“J.D. Salinger is about as likely to discuss his writing craft on national television as he is to respond to any of the letters in this book,” admits Will Hochman in “Letters to J.D. Salinger,” a book he co-edited with Chris Kubica collecting epistolary thoughts composed to Salinger by readers, fellow writers and scholars. The fact that no response can be expected from the recluse author is a primary reason for the book. Salinger’s work has always stirred fiery emotion in his readers and there’s dammed-up frustration among his fans due to his immutable silence of nearly four decades.
In the half-century following publication of “The Catcher in the Rye,” a novel that celebrated antihero traits such as alienation and disaffection, Holden Caulfield’s creator remains an enigma. Certainly, Salinger’s work has stood the test of time. He’s received more critical attention than almost any other post- World War II American writer, and his short stories featuring the Glass family as well as “Catcher” continue to capture readers as each new generation encounters them. My 13-year-old son is one of his most recent fans. Yet Salinger refuses communication with those wishing to lionize him. In choosing aloofness, Salinger has cemented the intrigue with which we view him and heightened our desire to know him.
The question of whether an author owes his audience anything after the fact of publication is at the core of this book. Many letter writers feel cheated by Salinger’s silence, personally affronted by his refusal to engage in public discourse. Others believe they’ve received from Salinger all they could hope for and write simply to express gratitude. Some ask craft questions; still others lay the blame of their own writing at his feet. “Composing the pieces that make up ‘Nine Stories,’ you probably had no inkling of the damage for which you would be responsible, and my own stories are some of it,” writes poet and fiction writer David Huddle, adding: "[S]hould you run across a story of mine in some journal that makes its way to your house, don’t read it. It’ll just irk you.” “I imagine this book as a sort of shadow (or readers’) biography of Salinger,” explains co-editor Kubica. The letters are for us, Salinger’s readers. In fact, some of the letters only touch on Salinger, yet show how deeply his words affect us. The novelist Melanie Rae Thon writes as much to her deceased father as to Salinger: “My dear father. I am supposed to write a letter to J.D. Salinger, and I am writing to you instead, but I am thinking of a girl in one of his stories....” The poet and fiction writer Adrian C. Louis tells Salinger flat out that “this letter is not to you. And, it’s not really to me either. It’s to Maurice Moyle, my high school English teacher in Yerington, Nevada ... the guy that made me love literature.” In the entries we get a sense of the impact the author’s words have had on everyone from prep-school kids to inner-city adults, those raised to love literature and those who stumbled upon it via Salinger’s words. This is the reader-response school of literary theory in action, giving us not an ivory-tower look at Salinger’s place in the canon of American literature, but a personalized exploration of what his works mean. As a project, it’s a fascinating demonstration of how powerful literature can be. It also prompted me to dust off my old Salinger volumes to relive the moment when I first discovered him.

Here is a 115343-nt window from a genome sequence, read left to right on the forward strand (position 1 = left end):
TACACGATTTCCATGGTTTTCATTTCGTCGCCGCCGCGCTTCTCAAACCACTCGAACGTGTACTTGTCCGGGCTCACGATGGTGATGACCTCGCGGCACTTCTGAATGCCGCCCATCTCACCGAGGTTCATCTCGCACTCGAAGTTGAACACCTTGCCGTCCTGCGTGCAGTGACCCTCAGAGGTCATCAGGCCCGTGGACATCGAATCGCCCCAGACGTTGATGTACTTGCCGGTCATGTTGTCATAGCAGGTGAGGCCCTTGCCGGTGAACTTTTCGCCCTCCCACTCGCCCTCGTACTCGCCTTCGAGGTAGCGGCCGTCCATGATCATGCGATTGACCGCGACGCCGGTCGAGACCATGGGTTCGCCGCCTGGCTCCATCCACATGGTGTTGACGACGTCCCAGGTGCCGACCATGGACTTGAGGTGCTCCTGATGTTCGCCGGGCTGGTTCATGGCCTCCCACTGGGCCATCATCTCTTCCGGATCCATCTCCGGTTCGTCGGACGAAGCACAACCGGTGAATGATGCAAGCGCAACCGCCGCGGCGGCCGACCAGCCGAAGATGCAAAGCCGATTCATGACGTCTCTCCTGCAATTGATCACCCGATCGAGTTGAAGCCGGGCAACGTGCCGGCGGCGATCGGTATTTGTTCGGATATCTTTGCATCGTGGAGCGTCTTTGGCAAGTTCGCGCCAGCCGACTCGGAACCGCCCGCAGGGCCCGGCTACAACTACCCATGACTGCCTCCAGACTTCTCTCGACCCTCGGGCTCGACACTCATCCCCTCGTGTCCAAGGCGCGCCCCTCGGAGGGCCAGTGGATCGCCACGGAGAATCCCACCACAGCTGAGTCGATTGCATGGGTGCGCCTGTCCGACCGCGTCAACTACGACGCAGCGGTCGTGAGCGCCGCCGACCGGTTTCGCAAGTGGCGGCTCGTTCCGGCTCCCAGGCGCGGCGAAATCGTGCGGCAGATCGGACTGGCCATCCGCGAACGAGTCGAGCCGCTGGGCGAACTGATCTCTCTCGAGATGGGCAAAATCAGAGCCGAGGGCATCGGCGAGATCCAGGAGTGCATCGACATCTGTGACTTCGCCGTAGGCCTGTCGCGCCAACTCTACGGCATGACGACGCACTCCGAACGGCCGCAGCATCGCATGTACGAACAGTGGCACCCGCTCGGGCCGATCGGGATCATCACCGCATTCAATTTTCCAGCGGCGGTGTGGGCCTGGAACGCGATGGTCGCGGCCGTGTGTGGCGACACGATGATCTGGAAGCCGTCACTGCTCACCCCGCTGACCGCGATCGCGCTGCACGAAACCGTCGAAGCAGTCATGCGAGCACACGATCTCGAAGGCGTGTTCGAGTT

The final section of the book features a sampling of posts from Kubica’s Web site jdsalinger.com and is by far the least interesting. Rife with bad writing, these postings are more reflective of how poorly we communicate electronically and how free we feel to spew venom when we’re not writing hard-copy letters. The rest, though, is worth a read.
Katharine Weber, a novelist and Yale writing teacher, describes receiving six advance copies of her first novel in 1995 and sending one, with a touching inscription, to Salinger in thanks for his inspiration. The package was returned, a month later, marked “refused.” “Ever since then, it has sat on a high shelf in my study, a constant rebuke to me from you. How dare I send you my first novel with its presumptuous inscription! Who did I think I was? Who did I think you were?”
Fiction writer Andy Selsberg counsels Salinger that he doesn’t have to read the letters. “You don’t have to explain. We’ve got what we need.” Novelist Tom Robbins tells Salinger that by disappearing, he made the right decision. “I’ve sometimes wished that I’d followed your example, although I’d have missed meeting hundreds of wonderful people,” and novelist Jim Harrison offers this uplifting thought: “Tu Fu, perhaps the greatest Chinese poet, published no books in his lifetime but did quite well afterwards.”